The Rear Suspension
For a more complete discussion of this subject, please see our article on Rear Suspension. You'll find a good discussion of Constant Velocity (CV) Joints there, too.
VW rear suspensions sometimes sag as the car ages, especially if it has carried a few large loads. Rob's 1970 1500cc Beetle has carried more than it's fair share of loads (perhaps even overloaded a few times!). Rob reports that he has only had to adjust the rear suspension in this car twice in the 38 years he's owned it.
This procedure is slightly different for the swing axle cars versus the IRS cars, and the relevant sections are marked "SWING AXLE ONLY" or "IRS ONLY".
In this article, the word "rear" means rear-of-car. "Front" means front-of-car.
Description of Parts:
- Torsion bars - Round bars which twist under load providing the "spring" for your suspension. Mounted crosswise and horizontal forward of the rear axles, just under the back seat area of the floor pan.
- Cover plates - These cover the outer ends of the torsion bars, and hold the torsion bars in place using large rubber bushings.
- Spring plates - These large flat spring steel plates connect the axles to the torsion bars. On the newer IRS models, these plates simply move up and down, but on the older swing axle models, the swinging motion makes the spring plate twist as they work up and down.
- Axle assembly - This is where the spring plates bolt to the axle, and they also hold the brake assembly in place.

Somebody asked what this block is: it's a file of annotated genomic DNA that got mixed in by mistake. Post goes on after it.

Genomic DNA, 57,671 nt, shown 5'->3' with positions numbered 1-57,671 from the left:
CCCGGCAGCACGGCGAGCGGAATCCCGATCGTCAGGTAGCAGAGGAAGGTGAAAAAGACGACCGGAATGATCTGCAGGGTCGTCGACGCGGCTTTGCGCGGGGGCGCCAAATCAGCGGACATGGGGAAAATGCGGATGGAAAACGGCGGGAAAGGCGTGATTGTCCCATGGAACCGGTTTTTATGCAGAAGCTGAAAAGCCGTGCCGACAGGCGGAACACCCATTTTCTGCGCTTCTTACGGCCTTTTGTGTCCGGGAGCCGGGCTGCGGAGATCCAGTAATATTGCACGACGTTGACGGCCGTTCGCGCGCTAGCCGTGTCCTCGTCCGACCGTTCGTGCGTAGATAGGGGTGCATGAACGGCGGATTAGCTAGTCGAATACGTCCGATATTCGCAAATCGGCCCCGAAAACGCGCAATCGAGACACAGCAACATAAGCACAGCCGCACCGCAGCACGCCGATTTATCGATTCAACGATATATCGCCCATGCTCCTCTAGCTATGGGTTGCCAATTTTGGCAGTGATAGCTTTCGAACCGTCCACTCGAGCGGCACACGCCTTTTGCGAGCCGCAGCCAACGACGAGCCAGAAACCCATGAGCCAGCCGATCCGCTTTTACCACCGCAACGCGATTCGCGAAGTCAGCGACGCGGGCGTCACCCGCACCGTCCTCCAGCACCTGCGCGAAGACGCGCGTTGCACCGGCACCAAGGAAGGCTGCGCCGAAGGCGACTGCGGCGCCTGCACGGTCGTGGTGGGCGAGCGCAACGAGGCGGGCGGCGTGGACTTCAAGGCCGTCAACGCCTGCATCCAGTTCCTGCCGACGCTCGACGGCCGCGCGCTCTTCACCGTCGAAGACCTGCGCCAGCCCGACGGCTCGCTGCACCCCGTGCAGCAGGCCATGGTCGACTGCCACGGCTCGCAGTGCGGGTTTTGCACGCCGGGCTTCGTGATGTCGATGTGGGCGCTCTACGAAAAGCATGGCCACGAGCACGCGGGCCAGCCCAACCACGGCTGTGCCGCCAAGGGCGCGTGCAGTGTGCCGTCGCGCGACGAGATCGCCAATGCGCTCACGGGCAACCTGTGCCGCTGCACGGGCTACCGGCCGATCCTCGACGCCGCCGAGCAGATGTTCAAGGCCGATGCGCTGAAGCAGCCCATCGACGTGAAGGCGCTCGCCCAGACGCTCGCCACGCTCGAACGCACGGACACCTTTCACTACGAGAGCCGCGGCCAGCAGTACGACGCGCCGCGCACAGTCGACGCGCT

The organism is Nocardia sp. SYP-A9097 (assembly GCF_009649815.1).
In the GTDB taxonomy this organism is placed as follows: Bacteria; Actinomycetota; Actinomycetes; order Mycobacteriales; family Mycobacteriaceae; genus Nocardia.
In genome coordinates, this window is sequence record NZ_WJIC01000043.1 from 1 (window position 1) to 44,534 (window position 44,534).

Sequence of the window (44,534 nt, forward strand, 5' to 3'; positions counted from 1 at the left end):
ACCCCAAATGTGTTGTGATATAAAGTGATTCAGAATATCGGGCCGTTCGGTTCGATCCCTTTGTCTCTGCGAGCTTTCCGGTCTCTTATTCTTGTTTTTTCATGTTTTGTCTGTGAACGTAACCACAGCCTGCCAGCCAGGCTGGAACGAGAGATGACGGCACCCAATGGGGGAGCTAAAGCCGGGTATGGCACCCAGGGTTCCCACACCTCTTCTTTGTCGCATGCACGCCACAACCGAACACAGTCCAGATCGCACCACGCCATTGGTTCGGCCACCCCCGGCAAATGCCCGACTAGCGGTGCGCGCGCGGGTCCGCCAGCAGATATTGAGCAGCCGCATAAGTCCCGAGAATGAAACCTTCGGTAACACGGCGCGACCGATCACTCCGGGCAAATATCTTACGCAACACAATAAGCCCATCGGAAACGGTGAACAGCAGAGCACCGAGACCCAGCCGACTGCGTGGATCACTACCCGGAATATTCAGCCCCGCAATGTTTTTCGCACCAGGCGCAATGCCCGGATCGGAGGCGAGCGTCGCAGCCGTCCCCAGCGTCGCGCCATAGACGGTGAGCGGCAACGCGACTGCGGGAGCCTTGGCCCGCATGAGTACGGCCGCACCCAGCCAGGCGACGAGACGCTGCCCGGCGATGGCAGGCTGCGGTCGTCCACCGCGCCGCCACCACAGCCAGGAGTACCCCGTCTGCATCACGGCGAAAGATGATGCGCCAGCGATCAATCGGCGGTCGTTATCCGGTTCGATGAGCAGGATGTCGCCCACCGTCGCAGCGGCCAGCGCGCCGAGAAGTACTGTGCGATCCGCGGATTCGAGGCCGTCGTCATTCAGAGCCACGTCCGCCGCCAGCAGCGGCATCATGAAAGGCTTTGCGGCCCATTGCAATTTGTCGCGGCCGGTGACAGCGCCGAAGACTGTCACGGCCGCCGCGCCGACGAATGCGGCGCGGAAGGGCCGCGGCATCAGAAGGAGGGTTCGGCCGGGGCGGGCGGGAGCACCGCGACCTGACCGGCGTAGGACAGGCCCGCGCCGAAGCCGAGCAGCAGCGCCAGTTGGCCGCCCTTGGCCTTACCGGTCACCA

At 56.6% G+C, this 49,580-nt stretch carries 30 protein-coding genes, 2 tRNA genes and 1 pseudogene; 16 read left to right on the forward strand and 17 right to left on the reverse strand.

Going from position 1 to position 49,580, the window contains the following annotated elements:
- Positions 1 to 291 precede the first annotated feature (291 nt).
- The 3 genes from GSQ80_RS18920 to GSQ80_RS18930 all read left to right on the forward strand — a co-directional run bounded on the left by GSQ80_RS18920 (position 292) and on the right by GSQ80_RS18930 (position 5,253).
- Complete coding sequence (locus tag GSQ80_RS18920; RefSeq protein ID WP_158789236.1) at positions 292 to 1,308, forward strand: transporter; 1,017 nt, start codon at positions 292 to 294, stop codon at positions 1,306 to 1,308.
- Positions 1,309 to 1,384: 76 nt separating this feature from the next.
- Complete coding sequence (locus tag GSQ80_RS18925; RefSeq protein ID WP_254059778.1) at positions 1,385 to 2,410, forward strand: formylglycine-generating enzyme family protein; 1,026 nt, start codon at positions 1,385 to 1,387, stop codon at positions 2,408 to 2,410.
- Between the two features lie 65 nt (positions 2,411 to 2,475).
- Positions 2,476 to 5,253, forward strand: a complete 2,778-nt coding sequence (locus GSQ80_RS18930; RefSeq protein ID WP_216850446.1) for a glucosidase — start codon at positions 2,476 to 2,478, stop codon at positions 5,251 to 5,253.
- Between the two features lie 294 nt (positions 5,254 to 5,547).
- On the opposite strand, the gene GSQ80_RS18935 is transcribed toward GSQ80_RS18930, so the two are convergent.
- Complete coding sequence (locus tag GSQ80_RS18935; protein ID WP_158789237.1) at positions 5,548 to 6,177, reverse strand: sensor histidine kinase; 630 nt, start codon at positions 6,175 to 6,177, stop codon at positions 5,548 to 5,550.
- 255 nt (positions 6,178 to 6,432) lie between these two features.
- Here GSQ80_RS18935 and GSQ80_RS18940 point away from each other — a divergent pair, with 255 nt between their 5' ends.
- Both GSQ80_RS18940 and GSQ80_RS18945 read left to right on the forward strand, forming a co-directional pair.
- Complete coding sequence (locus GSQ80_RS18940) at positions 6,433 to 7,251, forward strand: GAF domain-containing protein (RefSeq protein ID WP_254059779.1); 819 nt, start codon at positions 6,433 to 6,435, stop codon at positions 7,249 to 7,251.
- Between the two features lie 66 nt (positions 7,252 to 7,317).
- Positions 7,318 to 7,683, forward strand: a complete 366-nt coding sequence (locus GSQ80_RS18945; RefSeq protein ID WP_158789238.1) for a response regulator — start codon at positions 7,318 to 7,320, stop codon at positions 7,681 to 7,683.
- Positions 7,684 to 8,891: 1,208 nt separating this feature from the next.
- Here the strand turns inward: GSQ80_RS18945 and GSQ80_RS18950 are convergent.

You'll need a good trolley jack (this job can be done with a hydraulic bottle jack or screw jack, but it will take more time), axle stands (preferrably 4 of them for front and rear), box wrenches (ring spanners), a file or cold chisel, two extra large screw drivers or a set of tyre levers, and a lazy afternoon.
- Raise the whole car off the ground - measurements are easier with the car level, and you need some working room under the rear. Make sure it's well supported - you need to do some pushing and pulling at the back. Axle stands under the front and rear torsion bar tubes work best.
- Remove the rear road wheels.
- IRS ONLY - remove the brake drums, brake internals, and brake backing plate.
- Examine the spring plate ends where they meet the fitting on the axle end.
Note: The swing axle cars have only one spring plate. The IRS cars have a double spring plate with the brake hub attachment sandwiched between the two plates. The IRS models also have a dog-leg shaped diagonal arm which is bolted to the brake hub assembly and rotates on a fitting on the torsion bar tube. The spring plates have elongated holes so you can set the rear suspension toe-in (actually it should be 1/2 degree toe-out on the rear axle). You might even find an alignment mark on top of the axle fitting (mine has one).
- Make a mark across the axle fitting and top of spring plate so you can line it all up again on re-assembly. If you use a cold chisel or a file you'll have a permanent mark, for next time (in about 10 years) when you have to do it again!
- Check to see if your car has had adjustable spring plates (after-market item) fitted.
Note: Adjustable spring plates have an adjusting bolt and an additional short plate at the torsion bar end of the spring plate - front of car end). If you don't have these additional fittings, you have the original type, which must be rotated to adjust the car's ride height. There's no guarantee the adjustable type would give you enough adjustment anyway, it's more of a 'trimming' device than providing full sdjustment.